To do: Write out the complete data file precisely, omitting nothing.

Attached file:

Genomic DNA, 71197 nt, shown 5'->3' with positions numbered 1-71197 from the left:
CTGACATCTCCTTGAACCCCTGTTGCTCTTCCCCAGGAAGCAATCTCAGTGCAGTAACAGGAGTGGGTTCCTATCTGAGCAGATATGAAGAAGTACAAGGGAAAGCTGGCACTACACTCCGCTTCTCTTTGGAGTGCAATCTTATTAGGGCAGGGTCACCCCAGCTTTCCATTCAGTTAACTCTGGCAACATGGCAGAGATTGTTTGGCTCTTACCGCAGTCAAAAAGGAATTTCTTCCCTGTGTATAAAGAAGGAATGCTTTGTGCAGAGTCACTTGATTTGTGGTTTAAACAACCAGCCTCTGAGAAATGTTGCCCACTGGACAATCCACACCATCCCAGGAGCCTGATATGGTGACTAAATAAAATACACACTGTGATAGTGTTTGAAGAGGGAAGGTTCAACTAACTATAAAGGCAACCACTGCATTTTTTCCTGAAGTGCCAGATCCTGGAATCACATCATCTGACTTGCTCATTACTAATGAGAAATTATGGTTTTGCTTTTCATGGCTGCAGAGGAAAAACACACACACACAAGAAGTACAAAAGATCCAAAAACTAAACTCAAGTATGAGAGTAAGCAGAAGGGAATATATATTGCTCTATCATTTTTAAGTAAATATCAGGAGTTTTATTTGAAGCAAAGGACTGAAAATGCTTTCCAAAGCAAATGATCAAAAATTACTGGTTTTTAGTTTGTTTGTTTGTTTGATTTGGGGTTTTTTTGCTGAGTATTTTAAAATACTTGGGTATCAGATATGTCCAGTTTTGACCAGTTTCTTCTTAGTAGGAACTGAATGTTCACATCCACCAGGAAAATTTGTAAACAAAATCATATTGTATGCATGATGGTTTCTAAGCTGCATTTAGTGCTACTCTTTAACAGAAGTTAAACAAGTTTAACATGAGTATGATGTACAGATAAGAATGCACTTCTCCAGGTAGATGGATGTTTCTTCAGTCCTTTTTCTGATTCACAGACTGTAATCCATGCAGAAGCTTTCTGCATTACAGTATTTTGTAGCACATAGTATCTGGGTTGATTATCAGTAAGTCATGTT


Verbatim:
Genomic DNA, 71197 nt, shown 5'->3' with positions numbered 1-71197 from the left:
CTGACATCTCCTTGAACCCCTGTTGCTCTTCCCCAGGAAGCAATCTCAGTGCAGTAACAGGAGTGGGTTCCTATCTGAGCAGATATGAAGAAGTACAAGGGAAAGCTGGCACTACACTCCGCTTCTCTTTGGAGTGCAATCTTATTAGGGCAGGGTCACCCCAGCTTTCCATTCAGTTAACTCTGGCAACATGGCAGAGATTGTTTGGCTCTTACCGCAGTCAAAAAGGAATTTCTTCCCTGTGTATAAAGAAGGAATGCTTTGTGCAGAGTCACTTGATTTGTGGTTTAAACAACCAGCCTCTGAGAAATGTTGCCCACTGGACAATCCACACCATCCCAGGAGCCTGATATGGTGACTAAATAAAATACACACTGTGATAGTGTTTGAAGAGGGAAGGTTCAACTAACTATAAAGGCAACCACTGCATTTTTTCCTGAAGTGCCAGATCCTGGAATCACATCATCTGACTTGCTCATTACTAATGAGAAATTATGGTTTTGCTTTTCATGGCTGCAGAGGAAAAACACACACACACAAGAAGTACAAAAGATCCAAAAACTAAACTCAAGTATGAGAGTAAGCAGAAGGGAATATATATTGCTCTATCATTTTTAAGTAAATATCAGGAGTTTTATTTGAAGCAAAGGACTGAAAATGCTTTCCAAAGCAAATGATCAAAAATTACTGGTTTTTAGTTTGTTTGTTTGTTTGATTTGGGGTTTTTTTGCTGAGTATTTTAAAATACTTGGGTATCAGATATGTCCAGTTTTGACCAGTTTCTTCTTAGTAGGAACTGAATGTTCACATCCACCAGGAAAATTTGTAAACAAAATCATATTGTATGCATGATGGTTTCTAAGCTGCATTTAGTGCTACTCTTTAACAGAAGTTAAACAAGTTTAACATGAGTATGATGTACAGATAAGAATGCACTTCTCCAGGTAGATGGATGTTTCTTCAGTCCTTTTTCTGATTCACAGACTGTAATCCATGCAGAAGCTTTCTGCATTACAGTATTTTGTAGCACATAGTATCTGGGTTGATTATCAGTAAGTCATGTT